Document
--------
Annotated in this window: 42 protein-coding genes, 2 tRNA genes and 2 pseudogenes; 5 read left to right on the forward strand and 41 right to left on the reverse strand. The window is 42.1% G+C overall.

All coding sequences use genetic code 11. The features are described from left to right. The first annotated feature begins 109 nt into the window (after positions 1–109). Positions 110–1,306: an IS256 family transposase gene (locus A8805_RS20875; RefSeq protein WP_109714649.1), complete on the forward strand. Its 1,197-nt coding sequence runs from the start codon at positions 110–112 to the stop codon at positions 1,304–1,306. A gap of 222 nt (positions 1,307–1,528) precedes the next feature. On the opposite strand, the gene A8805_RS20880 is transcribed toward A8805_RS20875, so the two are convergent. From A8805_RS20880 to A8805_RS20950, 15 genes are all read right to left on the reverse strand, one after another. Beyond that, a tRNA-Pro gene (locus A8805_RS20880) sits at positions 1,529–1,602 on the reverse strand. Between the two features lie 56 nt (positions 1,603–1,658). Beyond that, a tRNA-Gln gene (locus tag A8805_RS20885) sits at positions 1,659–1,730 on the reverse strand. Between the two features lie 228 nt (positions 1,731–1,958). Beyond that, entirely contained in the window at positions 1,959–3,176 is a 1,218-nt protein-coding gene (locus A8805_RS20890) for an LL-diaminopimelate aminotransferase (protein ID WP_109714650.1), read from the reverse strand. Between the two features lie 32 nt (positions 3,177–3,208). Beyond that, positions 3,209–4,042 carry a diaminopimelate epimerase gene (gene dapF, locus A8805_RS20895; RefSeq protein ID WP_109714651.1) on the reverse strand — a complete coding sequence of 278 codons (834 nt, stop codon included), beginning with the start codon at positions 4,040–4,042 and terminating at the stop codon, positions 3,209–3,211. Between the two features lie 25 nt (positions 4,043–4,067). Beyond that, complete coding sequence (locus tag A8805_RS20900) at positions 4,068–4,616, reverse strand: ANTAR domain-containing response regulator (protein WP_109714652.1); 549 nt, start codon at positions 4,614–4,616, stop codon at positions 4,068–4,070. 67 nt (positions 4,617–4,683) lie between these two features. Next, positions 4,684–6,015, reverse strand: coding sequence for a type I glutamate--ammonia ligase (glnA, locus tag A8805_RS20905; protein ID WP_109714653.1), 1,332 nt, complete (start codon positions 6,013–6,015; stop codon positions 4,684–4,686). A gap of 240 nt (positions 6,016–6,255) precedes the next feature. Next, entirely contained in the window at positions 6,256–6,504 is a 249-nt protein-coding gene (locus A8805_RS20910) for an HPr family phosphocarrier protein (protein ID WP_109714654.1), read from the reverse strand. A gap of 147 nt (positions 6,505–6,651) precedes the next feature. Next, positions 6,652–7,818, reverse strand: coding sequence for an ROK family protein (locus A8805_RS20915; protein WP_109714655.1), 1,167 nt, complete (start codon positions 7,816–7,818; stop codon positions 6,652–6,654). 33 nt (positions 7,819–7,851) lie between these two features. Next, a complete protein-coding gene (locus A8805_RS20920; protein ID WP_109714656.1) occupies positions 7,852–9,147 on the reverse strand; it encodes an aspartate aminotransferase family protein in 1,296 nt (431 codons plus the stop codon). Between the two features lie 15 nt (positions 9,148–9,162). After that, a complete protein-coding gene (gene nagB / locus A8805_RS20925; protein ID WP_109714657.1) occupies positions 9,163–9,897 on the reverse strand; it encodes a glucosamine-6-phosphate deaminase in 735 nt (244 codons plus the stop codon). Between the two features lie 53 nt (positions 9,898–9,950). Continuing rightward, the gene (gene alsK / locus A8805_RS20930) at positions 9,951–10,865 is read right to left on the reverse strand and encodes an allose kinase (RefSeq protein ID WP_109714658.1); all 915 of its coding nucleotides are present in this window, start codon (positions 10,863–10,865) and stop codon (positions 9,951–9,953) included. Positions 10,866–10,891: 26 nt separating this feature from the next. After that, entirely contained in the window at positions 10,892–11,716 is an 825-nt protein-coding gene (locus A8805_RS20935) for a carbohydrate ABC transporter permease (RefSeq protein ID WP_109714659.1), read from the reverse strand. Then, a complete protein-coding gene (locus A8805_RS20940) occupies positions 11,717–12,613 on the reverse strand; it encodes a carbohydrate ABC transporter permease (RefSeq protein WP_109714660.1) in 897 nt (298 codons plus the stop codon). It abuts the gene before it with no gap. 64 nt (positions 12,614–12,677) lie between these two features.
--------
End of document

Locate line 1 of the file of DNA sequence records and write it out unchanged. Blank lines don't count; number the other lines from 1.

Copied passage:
Annotated in this window: 42 protein-coding genes, 2 tRNA genes and 2 pseudogenes; 5 read left to right on the forward strand and 41 right to left on the reverse strand. The window is 42.1% G+C overall.